N & E
Napoleon & Empire

Napoleon and the counter-revolution

The eldest son of the Revolution

Even today, some people still see Napoleon as the gravedigger rather than the heir to the Revolution. They criticise him for having re-established a hereditary monarchy, differing in the end from the one that preceded 1792 only in the reigning family.

The supporters of the Ancien Régime were not fooled for long. Their political blindness led them for a moment to dream that Augustin Robespierre's former protégé would become a new George Monck (Olivier Cromwell's former right-hand man, who had helped to re-establish royalty in England after Cromwell's death); their certainty that they represented the only legitimate government led them to imagine, as soon as they were no longer faced with regicides, that the man who had twice victoriously opposed their attempts to seize power - whether violent, as on 13 Vendémiaire, or legal, as on 18 Fructidor - was going to hand it over to them after 18 Brumaire; the response was swift, firm and unambiguous.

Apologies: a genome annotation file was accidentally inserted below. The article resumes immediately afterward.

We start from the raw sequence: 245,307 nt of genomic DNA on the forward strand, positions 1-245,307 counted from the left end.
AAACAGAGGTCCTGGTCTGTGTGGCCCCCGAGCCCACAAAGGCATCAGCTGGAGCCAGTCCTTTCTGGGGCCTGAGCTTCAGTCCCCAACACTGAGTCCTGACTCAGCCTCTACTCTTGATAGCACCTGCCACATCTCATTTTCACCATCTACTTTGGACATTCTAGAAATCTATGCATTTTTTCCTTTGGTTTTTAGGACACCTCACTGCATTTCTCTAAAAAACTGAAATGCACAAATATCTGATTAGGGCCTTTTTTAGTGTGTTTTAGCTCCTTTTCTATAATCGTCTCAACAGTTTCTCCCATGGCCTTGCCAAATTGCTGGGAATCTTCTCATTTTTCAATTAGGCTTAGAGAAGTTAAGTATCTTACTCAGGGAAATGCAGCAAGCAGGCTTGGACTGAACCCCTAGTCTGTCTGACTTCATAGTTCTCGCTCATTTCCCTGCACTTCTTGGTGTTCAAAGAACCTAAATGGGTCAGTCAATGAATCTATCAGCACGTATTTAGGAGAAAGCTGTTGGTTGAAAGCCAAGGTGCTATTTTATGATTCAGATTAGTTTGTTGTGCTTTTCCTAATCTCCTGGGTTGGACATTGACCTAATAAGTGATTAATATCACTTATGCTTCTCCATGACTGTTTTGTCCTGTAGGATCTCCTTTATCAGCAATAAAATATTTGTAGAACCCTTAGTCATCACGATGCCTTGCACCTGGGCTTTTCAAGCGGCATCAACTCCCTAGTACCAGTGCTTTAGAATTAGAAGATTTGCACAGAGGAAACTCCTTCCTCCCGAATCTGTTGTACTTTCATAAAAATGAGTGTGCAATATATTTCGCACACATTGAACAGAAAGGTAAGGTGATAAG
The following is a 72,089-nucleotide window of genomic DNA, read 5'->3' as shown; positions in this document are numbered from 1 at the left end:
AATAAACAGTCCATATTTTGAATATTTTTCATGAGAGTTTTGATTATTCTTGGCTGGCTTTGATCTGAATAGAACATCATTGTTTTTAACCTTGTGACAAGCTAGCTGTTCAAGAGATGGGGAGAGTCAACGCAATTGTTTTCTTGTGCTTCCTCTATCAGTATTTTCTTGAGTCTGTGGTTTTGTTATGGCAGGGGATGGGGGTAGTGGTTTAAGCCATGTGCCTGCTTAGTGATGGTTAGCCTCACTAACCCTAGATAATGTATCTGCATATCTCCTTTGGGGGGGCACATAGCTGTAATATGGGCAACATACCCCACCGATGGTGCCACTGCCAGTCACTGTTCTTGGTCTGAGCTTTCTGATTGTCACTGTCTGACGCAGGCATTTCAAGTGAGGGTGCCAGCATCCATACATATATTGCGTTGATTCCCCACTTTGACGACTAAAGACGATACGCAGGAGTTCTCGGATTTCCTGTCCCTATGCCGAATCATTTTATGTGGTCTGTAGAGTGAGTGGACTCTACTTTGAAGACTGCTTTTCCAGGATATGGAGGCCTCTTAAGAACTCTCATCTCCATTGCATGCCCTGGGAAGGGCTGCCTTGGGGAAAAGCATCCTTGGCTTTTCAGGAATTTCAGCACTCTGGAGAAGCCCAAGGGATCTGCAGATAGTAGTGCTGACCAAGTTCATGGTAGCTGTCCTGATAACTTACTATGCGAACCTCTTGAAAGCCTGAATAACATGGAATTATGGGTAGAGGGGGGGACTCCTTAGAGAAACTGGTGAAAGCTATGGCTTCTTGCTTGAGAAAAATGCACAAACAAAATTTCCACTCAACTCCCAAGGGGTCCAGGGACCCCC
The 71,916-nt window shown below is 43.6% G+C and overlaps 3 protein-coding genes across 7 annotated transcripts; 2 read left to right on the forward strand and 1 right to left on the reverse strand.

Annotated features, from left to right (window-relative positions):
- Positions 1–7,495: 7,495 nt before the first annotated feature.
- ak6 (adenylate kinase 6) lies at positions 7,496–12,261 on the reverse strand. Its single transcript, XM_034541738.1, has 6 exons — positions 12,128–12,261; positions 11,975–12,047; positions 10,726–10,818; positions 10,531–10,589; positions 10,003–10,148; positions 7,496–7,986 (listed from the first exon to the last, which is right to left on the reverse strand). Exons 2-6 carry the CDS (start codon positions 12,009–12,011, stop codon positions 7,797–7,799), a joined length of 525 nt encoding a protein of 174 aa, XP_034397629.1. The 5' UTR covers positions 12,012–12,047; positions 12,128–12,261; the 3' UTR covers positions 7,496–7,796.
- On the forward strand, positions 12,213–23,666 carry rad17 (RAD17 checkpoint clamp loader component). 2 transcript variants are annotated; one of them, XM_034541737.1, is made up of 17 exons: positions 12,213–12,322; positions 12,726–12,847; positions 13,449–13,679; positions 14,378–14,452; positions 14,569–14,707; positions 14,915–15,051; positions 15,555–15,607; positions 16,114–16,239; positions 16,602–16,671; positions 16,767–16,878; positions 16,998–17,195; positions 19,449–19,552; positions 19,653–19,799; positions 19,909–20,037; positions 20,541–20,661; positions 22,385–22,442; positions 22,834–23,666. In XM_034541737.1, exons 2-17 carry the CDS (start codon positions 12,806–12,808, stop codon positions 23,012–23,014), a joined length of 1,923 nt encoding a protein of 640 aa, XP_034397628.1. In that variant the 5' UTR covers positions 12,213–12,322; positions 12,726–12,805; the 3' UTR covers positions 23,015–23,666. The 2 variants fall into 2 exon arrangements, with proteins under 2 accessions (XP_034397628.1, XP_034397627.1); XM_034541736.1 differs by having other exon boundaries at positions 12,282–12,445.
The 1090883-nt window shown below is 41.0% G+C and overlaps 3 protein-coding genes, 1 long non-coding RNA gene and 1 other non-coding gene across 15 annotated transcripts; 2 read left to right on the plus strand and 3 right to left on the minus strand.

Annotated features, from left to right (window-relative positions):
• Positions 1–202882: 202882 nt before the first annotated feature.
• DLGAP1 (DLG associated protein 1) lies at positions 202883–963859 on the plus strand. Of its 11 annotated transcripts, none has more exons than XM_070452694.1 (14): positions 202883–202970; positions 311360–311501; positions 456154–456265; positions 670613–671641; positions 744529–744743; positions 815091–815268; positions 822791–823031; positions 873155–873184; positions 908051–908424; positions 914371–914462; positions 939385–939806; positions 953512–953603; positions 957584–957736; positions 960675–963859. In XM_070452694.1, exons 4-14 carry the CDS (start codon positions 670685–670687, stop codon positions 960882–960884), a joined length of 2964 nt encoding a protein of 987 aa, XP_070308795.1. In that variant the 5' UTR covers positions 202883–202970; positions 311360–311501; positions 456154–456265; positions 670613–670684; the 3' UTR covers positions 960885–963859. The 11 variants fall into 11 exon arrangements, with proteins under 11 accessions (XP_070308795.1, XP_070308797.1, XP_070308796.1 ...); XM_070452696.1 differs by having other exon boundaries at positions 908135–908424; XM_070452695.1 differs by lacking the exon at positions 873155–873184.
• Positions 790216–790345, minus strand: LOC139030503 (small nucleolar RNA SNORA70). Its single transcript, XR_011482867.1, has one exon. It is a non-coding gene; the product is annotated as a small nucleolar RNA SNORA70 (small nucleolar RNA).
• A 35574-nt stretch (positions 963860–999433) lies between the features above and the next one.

Apart from this short and illusory truce, Napoleon Bonaparte was always faced with those against whom the Revolution had been fought. Throughout his career, they were his most determined enemies.

His first successes, at Toulon on 13 Vendémiaire, were achieved against royalist insurrections. Later, as a young head of state, he had to face up to the final fires of the revolts in the West, before becoming the favourite target of the last Chouans chiefs, who were reduced to the role of conspirators and assassins.

Its prestige and power, from 1804 to 1812, then stifled almost any hint of royalist agitation for almost ten years, but setbacks after 1813 unleashed the old hatreds, which were as fiery as ever.

The White Terror then responded to the Republican Terror, as if to frame the flamboyant picture of Napoleonic France with a bloody border...